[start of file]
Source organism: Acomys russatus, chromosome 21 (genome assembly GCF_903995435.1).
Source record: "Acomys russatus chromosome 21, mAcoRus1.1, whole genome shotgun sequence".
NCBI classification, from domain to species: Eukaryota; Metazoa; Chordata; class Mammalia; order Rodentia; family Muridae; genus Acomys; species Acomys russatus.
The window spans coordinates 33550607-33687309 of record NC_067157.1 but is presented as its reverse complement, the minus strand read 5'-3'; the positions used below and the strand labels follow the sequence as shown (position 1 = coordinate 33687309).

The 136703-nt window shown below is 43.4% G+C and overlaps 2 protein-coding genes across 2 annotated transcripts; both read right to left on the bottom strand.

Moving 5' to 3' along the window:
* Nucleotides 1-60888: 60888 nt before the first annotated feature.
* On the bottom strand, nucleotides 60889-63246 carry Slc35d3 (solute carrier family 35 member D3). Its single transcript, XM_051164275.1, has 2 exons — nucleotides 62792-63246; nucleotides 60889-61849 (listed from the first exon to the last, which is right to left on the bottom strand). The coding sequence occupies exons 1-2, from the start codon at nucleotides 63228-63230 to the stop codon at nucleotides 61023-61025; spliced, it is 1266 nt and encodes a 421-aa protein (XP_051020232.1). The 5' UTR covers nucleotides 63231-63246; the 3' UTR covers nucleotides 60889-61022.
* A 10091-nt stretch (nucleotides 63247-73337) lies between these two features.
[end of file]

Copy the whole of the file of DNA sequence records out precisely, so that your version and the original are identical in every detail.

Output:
Source organism: Acomys russatus, chromosome 21 (genome assembly GCF_903995435.1).
Source record: "Acomys russatus chromosome 21, mAcoRus1.1, whole genome shotgun sequence".
NCBI classification, from domain to species: Eukaryota; Metazoa; Chordata; class Mammalia; order Rodentia; family Muridae; genus Acomys; species Acomys russatus.
The window spans coordinates 33550607-33687309 of record NC_067157.1 but is presented as its reverse complement, the minus strand read 5'-3'; the positions used below and the strand labels follow the sequence as shown (position 1 = coordinate 33687309).

The 136703-nt window shown below is 43.4% G+C and overlaps 2 protein-coding genes across 2 annotated transcripts; both read right to left on the bottom strand.

Moving 5' to 3' along the window:
* Nucleotides 1-60888: 60888 nt before the first annotated feature.
* On the bottom strand, nucleotides 60889-63246 carry Slc35d3 (solute carrier family 35 member D3). Its single transcript, XM_051164275.1, has 2 exons — nucleotides 62792-63246; nucleotides 60889-61849 (listed from the first exon to the last, which is right to left on the bottom strand). The coding sequence occupies exons 1-2, from the start codon at nucleotides 63228-63230 to the stop codon at nucleotides 61023-61025; spliced, it is 1266 nt and encodes a 421-aa protein (XP_051020232.1). The 5' UTR covers nucleotides 63231-63246; the 3' UTR covers nucleotides 60889-61022.
* A 10091-nt stretch (nucleotides 63247-73337) lies between these two features.